Filling the Gap
Communications issue resolved at Shawnee Mission Medical Center
- By Greg Smith
- Jun 01, 2017
When seconds count in an emergency, such as an
active shooter or severe weather, gaps in communication
can cost lives. Many schools, businesses
and healthcare facilities face the challenge
of ensuring comprehensive coverage with
their existing emergency mass communication systems. Such was
the case at Shawnee Mission Medical Center, part of the Adventist
Health System (AHS), located in Merriam, Kansas.
“There were gaps in our communication for routine and emergency
alerts, many areas in the facility did not receive the primary
alert from the Overhead Paging when it was announced (or it was
inaudible),” said Daniel Anderson, Shawnee Mission Health’s emergency
management program manager. “When we looked to identify
areas—which had communication deficient areas—we also identified
modes of communication to fill the gaps from the Overhead Paging
system for our mass communication system plan.”
Deploying Desktop Notification
Identifying this gap in communication led the facility to deploy a
desktop notification solution from Alertus, which has become a lead
for emergency communication. For a healthcare facility where the
majority of staff members work near a computer, it is an effective
communication tool. The facility also identified a regular use for the
system were they routinely push out medical alerts and other associated
internal emergent notifications. “When you have a system solely
for emergency communication, you often only use the system twice a
year when you test it. My belief in emergency communication is when
you can find a routine use for the system you will not forget how to
use the system and will produce a more efficient communication from
a tested system,” Anderson said.
Prior to implementing Alertus, Shawnee Mission did employ a
desktop notification system but it was a challenge to update and manage.
A major issue arose when the computers were switched out or
their software was updated. The desktop system did not provide continuity
for which PCs did or did not have the panic software. The primary
identification was the placement of stickers on the keyboards.
However, this was troublesome because when the PCs were swapped,
the keyboards remained the same but no longer had the panic software.
Employees thought they could still press the keyboard buttons
to activate the panic function which was not always the case. “Employees
were pushing buttons for no reason,” Anderson said. “We
were creating a false sense of security that needed to be eliminated.”
The arrival of the desktop notification solved many of these issues
from the prior system. The toolbar shows the desktop notification
is online, and ready to receive notifications. This is also observed
from the Alertus Unified Facility Notification Menus.
Targeting the “Lull” Areas
While the desktop notification helped provide comprehensive coverage
throughout the staffed areas-in-the-hospital, there were still
“lull” notification-areas such as lobbies, hallways and entry/exit areas.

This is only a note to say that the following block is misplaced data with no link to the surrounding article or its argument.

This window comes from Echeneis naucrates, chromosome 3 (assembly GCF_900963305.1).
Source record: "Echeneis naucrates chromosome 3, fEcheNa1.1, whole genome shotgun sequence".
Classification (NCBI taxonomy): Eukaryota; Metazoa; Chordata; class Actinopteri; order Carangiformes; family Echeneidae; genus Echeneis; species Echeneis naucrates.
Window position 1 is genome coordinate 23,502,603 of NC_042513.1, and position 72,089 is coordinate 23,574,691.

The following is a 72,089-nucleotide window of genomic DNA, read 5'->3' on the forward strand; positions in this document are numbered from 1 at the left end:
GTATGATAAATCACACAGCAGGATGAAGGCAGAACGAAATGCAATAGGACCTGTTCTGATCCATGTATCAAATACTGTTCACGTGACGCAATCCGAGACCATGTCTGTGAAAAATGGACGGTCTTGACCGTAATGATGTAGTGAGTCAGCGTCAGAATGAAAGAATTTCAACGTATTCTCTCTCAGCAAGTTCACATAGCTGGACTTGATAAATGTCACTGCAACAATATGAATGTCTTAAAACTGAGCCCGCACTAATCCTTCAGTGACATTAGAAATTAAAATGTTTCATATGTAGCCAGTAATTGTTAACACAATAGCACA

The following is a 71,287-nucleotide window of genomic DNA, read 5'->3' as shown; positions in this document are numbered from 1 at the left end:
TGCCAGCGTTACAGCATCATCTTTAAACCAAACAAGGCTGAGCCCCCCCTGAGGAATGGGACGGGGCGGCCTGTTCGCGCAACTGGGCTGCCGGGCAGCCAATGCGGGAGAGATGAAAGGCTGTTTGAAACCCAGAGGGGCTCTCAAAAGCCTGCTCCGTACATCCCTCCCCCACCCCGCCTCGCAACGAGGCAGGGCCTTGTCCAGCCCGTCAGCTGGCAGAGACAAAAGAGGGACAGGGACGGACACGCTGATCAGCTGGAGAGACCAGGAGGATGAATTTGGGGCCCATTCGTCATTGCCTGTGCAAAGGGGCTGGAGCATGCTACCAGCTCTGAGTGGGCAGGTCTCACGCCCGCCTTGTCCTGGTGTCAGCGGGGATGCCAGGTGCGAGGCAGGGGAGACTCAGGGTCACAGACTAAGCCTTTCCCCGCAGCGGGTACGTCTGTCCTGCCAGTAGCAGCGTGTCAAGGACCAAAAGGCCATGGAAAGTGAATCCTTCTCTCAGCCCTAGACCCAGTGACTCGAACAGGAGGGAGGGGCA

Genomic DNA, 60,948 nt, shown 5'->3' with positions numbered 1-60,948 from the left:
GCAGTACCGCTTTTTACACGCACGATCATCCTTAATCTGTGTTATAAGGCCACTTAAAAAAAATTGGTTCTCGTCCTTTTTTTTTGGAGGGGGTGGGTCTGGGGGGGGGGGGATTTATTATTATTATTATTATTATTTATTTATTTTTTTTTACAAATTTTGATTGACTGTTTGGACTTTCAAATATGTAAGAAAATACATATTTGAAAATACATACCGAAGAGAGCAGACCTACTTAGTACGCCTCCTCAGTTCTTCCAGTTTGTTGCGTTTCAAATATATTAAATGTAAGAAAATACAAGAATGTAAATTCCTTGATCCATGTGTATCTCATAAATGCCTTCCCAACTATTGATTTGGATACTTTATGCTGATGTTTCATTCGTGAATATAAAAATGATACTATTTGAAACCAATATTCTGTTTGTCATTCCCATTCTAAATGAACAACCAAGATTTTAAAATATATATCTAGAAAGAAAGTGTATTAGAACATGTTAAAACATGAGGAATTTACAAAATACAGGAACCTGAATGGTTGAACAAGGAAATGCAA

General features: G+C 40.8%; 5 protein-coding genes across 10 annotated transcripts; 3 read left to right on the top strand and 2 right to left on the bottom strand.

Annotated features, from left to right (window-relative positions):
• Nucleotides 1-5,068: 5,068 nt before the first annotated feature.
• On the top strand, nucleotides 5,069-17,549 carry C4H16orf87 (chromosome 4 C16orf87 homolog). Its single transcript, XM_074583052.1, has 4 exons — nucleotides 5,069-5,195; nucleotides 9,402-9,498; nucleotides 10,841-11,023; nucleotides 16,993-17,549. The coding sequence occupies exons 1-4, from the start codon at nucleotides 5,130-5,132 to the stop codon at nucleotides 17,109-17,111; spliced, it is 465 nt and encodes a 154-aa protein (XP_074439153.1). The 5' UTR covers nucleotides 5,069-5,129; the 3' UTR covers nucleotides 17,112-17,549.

These areas lacked a constant staffed associate who could convey
actions or the message from the communication platform such as the
desktop notification and this needed to be addressed.
“We had to look at different ways to touch these lull locations,”
Anderson said. “People could not get an alert if a staff member was
not present to advise them of the issue or threat.”
To that end, the hospital deployed alert beacons to better notify
these building areas of an emergency. To further provide coverage,
an emergency notification can be pushed through the hallway TV monitors, which typically carry a marketing
message via the desktop notification as well.
Testing in Real Time
The system has been tested in real events time
and time again, including in November 2015
during a “Shots-Fired event.” Shots were fired
nearby causing the hospital to go into lockdown.
It was activated and hundreds of hospital
occupants were alerted to the situation.
After the event, Anderson was able to run a
report to see how many people they reached
and used the incident as an opportunity to refine
their emergency response protocols.
“With our existing and prior communication
mediums we could never evaluate how
many people we have touched,” he said. “It
was more of a guess.”
During a tornado event in 2015, the system’s
capability to send targeted, customized
messages proved invaluable. The hospital
received two different weather warnings: An
“Imminent Warning” for the Shawnee Mission
Medical Center location and a “Null
Warning” for the Shawnee Mission Health
Prairie Star location in nearby Lenexa, Kansas.
The alert notifications required different
actions, and through the system, they were
able to notify personnel at the Lenexa location
that patients did not need to be moved
while simultaneously notifying the Shawnee
Mission Medical Center campus that patients
did need to be moved.
Fulfilling Critical Gaps
Shawnee Mission Medical Center and Anderson
were able to fulfill critical gaps in Shawnee
Mission Medical Center and Shawnee Mission
Health’s communications by implementing the
desktop alert notification and Alert Beacons.
As he continues to work toward fully integrating
the hospital’s mass communication efforts,
Anderson plans to leverage the system’s integration
capabilities to tailor
his mass notification
strategy to fit the hospital’s
This article originally appeared in the June 2017 issue of Security Today.